As the Republican party tries to figure out how to appeal to the growing demographic groups that they’ve lost by wide margins in the past, Nate Cohn looks at whether Rand Paul can help them build a bridge to such voters. And there are some issues where he differs enough from the usual Republican presidential candidates to at least open the door to that possibility:
Rand Paul’s Republican Party would probably still struggle among young voters, but at least he offers targeted proposals to narrow the gap. For instance, he supports states’ rights to legalize marijuana. Recent polls show that nearly 70 percent of young voters support legalizing marijuana, just as nearly 70 percent of young voters in Washington and Colorado supported initiatives to legalize marijuana last November. Paul also advocates a less aggressive, less costly foreign policy. Millennial voters, having come of age during the Iraq War and without memory of the Cold War, tend to agree: Just 44 percent of 18-29 year olds think the best way to ensure peace is through military strength, compared to 63 percent of voters over age 50. The age gap on foreign policy is even more evident when considering specific policies. Only 28 percent of 18- to 29-year-olds want to “get tough” with China, while twice as many—55 percent—of voters over age 30 support getting tougher with China. Similarly, while 30 percent of voters over age 30 would prioritize avoiding a conflict with Iran over taking a “firm stand” against the country, 49 percent of young voters would prioritize avoiding war.
When combined with a pathway to citizenship for undocumented workers, which Paul also supports, these measures push up against the limits of what the Republican primary electorate could potentially support. Marijuana is a new issue, and the GOP could conceivably go either way: On the one hand, CBS News found that 65 percent of Republicans support allowing state governments to determine the legality of marijuana, compared to just 29 percent who believed the federal government should decide; on the other hand, Quinnipiac and CBS News polls found that 66 percent of Republicans think marijuana should be illegal.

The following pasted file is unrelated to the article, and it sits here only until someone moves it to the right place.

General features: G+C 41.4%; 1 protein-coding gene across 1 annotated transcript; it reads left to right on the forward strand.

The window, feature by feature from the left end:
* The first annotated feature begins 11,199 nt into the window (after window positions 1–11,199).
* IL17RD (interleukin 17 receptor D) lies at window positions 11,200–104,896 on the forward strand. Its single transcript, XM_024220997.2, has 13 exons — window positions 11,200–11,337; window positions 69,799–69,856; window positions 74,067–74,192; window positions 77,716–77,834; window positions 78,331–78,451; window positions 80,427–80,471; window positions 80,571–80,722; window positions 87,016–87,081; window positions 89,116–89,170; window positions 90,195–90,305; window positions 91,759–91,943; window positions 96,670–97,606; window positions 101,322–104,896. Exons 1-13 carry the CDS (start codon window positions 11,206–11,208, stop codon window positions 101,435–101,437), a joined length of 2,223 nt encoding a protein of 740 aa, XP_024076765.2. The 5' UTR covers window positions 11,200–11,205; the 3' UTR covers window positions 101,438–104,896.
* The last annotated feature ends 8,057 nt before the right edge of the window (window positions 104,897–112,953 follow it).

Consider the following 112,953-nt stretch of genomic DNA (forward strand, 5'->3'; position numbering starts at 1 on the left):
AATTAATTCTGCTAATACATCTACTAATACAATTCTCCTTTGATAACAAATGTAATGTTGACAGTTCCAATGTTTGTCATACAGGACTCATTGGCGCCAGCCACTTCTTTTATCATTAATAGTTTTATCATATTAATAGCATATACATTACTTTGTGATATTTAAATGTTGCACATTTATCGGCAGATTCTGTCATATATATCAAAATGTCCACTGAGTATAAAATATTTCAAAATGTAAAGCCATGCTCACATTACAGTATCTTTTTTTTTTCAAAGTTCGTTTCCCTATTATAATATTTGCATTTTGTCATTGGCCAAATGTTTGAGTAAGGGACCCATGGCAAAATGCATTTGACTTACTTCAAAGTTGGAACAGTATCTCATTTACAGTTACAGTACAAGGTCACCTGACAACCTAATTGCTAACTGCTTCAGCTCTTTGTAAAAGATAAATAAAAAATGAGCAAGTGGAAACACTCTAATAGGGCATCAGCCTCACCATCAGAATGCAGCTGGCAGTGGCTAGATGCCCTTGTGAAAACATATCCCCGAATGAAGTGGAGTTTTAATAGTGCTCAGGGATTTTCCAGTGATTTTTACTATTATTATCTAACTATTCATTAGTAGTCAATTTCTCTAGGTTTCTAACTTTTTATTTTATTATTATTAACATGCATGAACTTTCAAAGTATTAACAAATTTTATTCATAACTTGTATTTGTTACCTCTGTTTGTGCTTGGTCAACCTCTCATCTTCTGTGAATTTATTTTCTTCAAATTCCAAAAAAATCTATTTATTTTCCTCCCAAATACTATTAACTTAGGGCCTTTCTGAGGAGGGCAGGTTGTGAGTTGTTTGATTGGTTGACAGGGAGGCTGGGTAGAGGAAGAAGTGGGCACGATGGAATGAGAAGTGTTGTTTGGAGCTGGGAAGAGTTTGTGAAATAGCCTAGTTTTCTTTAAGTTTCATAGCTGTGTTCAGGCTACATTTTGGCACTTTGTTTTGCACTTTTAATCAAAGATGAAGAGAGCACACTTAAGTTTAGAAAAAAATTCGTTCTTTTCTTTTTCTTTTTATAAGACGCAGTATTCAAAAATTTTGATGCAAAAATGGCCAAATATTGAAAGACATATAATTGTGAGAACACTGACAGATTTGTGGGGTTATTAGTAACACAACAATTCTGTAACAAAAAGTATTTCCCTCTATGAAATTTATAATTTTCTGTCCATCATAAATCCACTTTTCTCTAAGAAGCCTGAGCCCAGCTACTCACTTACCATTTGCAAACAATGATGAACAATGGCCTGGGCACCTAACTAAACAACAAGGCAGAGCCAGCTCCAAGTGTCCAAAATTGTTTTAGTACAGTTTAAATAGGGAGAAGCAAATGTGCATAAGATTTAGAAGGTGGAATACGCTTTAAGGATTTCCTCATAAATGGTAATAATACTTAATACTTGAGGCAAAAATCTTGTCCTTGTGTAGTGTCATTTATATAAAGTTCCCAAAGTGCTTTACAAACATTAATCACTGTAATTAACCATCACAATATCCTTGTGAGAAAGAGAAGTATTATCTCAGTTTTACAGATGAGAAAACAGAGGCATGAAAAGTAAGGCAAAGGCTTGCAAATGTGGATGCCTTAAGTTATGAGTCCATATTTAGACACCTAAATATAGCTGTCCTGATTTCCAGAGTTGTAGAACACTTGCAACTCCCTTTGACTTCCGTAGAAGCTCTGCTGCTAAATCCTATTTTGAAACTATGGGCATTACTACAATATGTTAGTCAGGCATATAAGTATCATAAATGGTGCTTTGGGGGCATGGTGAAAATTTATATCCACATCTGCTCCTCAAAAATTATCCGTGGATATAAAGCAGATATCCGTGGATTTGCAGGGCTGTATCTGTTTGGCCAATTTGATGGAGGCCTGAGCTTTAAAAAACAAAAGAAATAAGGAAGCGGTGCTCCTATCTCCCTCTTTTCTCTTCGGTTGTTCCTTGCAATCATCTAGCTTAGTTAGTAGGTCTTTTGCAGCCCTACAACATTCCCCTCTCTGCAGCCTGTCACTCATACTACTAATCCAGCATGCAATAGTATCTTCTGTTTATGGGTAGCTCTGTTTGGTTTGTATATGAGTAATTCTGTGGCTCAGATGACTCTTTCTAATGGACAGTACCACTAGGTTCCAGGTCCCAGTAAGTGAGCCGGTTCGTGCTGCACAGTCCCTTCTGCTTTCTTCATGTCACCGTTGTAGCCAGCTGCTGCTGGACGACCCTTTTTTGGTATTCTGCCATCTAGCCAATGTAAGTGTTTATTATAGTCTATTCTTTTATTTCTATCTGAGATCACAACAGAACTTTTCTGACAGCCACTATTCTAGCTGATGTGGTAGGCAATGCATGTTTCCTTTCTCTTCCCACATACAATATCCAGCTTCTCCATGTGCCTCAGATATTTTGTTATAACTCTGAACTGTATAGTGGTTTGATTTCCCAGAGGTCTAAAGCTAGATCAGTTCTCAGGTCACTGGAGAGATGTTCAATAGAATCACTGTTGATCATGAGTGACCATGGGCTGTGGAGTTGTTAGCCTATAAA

These are all issues on which Rand Paul is correct, in my view, though I would go considerably farther than he would (I’d legalize all drugs, not just allow states to legalize one drug). And they are generally consistent with the views of most progressives, I think. The problem, though, is that Paul’s libertarian streak ends when it comes to the familiar hot button issues the religious right, and the GOP, has long based much its appeal on: Gays and abortion. He’s opposed to marriage equality and on the extreme far right on reproductive rights (he sponsors the fetal personhood amendment, which would not only ban abortion but some types of contraception as well). And that’s something that younger voters aren’t likely to go for.